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Zelda: Breath of the Wild: 4 Years On

Written by Jen

Four years ago we took our first steps out on to the Great Plateau and saw the sprawling world of Hyrule laid out before us. Link sprinting to the edge of the cliff after emerging from the gloom of the shrine of resurrection, Breath Of The Wild's theme playing as the camera pans slowly, the awe, wonder and potential ahead of you, just one of hundreds of memories I wish I could experience for the first time.

 

 

 

 

 

Breath Of The Wild is first and foremost a game of exploration and discovery, even now players are finding new things among the interconnected systems of the game. Nintendo have made complexity look effortless, they hand you a small selection of tools and push you out in to a boundless world with as much or as little guidance as you want.

 

 

 

For me, the early days of the game's release posed a dilemma. I would frequently come across something new and exciting in the game, some new event I'd stumbled across when I got distracted on my way to a shrine. I'd want to share it with others, shout about the brilliance I'd found, but at the same time not want to deprive someone of the same joy of discovery. With previous Zelda games you could be reasonably sure what someone else had seen or done based on how many temples they'd done, but Breath Of The Wild just demolished all those barriers.

 

 

 

I have played a lot of open world games, but Breath Of The Wild showed just how constrained they all are. The twin abilities of the paraglider and being able to climb everything revolutionise what you can do in a game, exploration is actively encouraged because the game doesn't punish you for trying something new. If you see something interesting, Link can investigate it. There are no invisible walls directing you down the right path, you don't need to unlock a new ability to get there, once you're off the Great Plateau the world is your oyster (stamina allowing)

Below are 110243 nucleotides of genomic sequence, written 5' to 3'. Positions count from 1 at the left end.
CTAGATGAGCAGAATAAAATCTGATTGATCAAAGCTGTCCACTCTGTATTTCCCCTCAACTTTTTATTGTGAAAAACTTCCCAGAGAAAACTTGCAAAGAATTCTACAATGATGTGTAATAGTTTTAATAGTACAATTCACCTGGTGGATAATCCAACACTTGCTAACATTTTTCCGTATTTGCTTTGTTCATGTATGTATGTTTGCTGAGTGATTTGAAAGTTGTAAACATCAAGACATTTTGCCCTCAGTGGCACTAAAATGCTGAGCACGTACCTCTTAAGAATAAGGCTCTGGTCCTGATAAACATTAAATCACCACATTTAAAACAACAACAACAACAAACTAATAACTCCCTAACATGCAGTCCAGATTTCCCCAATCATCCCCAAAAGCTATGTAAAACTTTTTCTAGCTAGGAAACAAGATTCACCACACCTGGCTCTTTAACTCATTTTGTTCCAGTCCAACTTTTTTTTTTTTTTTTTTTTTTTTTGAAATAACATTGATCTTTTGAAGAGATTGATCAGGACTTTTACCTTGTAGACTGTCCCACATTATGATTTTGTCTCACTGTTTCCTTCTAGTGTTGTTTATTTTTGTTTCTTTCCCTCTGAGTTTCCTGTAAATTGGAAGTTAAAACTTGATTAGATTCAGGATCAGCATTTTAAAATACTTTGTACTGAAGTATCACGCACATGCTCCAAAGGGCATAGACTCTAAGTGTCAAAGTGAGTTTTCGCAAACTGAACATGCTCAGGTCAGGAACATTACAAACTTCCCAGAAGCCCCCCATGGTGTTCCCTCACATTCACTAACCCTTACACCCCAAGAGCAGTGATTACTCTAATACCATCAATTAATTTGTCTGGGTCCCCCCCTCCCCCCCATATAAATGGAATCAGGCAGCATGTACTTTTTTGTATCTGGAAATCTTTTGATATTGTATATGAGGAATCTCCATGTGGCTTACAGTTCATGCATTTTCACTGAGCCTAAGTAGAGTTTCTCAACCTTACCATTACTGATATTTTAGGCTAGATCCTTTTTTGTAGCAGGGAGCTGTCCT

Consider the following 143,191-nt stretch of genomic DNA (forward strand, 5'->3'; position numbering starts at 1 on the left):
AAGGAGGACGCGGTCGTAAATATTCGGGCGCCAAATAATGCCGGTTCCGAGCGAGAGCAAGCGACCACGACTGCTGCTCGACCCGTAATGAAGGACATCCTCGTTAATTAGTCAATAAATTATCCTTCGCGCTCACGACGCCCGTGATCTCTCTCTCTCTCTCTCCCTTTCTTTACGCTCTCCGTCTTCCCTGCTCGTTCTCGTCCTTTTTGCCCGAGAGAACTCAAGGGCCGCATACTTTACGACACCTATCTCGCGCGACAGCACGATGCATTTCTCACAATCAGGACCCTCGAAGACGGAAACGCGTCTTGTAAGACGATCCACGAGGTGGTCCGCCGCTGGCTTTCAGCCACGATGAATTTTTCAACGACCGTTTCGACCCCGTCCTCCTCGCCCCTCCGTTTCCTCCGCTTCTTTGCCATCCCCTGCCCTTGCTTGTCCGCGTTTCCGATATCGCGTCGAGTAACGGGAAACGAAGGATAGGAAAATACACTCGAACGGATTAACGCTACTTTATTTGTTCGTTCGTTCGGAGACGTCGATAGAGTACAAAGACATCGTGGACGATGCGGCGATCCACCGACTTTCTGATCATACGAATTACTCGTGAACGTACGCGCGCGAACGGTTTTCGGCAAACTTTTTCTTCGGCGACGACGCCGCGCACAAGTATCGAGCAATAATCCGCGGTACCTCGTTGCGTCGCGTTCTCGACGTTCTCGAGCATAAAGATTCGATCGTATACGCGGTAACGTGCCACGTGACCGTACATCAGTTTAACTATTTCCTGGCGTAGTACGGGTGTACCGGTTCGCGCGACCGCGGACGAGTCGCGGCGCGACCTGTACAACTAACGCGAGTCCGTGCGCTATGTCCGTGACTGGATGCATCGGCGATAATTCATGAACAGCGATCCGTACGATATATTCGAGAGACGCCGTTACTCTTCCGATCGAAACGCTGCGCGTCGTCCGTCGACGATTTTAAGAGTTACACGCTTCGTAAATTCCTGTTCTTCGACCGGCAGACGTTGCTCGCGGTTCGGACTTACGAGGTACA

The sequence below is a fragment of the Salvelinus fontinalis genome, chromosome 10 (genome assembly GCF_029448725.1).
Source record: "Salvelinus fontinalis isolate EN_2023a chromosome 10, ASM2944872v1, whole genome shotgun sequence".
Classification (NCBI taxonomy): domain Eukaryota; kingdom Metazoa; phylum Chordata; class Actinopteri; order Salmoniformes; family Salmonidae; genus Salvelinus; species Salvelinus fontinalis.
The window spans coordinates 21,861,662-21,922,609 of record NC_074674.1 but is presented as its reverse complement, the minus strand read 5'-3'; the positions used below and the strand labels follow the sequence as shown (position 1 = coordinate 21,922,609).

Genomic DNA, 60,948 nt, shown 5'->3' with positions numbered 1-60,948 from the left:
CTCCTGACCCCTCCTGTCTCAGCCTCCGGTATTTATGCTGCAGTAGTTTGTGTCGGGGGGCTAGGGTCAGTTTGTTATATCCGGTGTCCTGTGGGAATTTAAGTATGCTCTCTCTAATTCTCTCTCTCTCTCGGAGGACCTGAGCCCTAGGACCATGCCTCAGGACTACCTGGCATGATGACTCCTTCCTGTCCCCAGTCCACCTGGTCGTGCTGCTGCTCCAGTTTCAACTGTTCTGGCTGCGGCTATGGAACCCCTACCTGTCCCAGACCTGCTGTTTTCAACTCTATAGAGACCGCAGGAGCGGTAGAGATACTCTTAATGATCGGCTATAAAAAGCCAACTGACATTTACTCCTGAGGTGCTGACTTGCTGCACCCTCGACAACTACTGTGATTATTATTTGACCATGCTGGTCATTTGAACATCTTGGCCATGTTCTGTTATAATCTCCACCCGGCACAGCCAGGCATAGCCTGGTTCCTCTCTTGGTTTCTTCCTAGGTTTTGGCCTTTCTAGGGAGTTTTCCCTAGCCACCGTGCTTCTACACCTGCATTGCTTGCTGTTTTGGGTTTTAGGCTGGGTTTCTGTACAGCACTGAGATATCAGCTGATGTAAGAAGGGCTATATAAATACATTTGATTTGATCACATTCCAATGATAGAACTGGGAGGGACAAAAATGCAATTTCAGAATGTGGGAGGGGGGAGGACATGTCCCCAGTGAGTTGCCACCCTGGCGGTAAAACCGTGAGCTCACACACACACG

What a world it is. This Hyrule is vast.

 

 

There are, of course, preferred routes and guidance but the game is quite relaxed about whether you follow them. There's no Navi telling you that perhaps you might want to chat with Saria, no really you should, why are you fishing, get on with the story, hey! Hello? Listen! 

 

 

Breath Of The Wild has quest markers, but they're optional, it has roads, but feel free to climb the cliffs, there are signposts, place names, towers that fill in your map, but the game is indifferent to whether you use these. Instead it tempts you off the beaten track, it distracts you from saving the kingdom, Breath Of The Wild fills your view with dozens of things to do with casual nonchalance, Zelda's waited 100 years to be rescued, she can hang on a little longer while you see what's over the horizon.

 

 

The moment to moment joy of discovery drives Breath Of The Wild. Everyone will have their own favourite examples. Perhaps it's a cheeky little Korok puzzle, sneaking around a Bokoblin camp and stealing their weapons before they know you're there, watching travellers run to the stables to escape from the rain, hiding in the shade in the desert to keep cool or a long, sinuous dragon rising through the air in front of you.

 

 

Hyrule is a living, breathing place. The wildlife don't care about your fight to rescue Zelda, they're getting on with their lives. So too are the enemies to a large extent. If you get the masks from Kilton you can observe the bokoblins going about their days rather than just waiting around for the hero to turn up and stab them. The land and its residents' indifference to your quest adds to the feeling of scale and believability. They're not actors waiting to play a bit part in your adventure, they have their own existence and Link is merely a temporary blip dashing through it. 

 

 

Breath Of The Wild isn't without its issues, horses are largely pointless, the final battle is anticlimactic (although much better with LABO VR) and due to being developed for the Wii U too it suffered technical issues at launch, the frame rate utterly tanked around the Deku Tree before a patch. But it represents an amazing leap forward in game design that I didn't think I'd see after the change from 2D to 3D.

 

 

The freedom offered in this game is comparable for me to the first time I saw Super Mario 64 and the opportunities the third dimension offered for Mario's movement. I wish I could erase the last four years of memories of this game, to experience the magic of such a wonderfully realised, living world for the first time again. Take those steps out on to Great Plateau and see Hyrule with innocent eyes, unaware of the brilliance that lies ahead.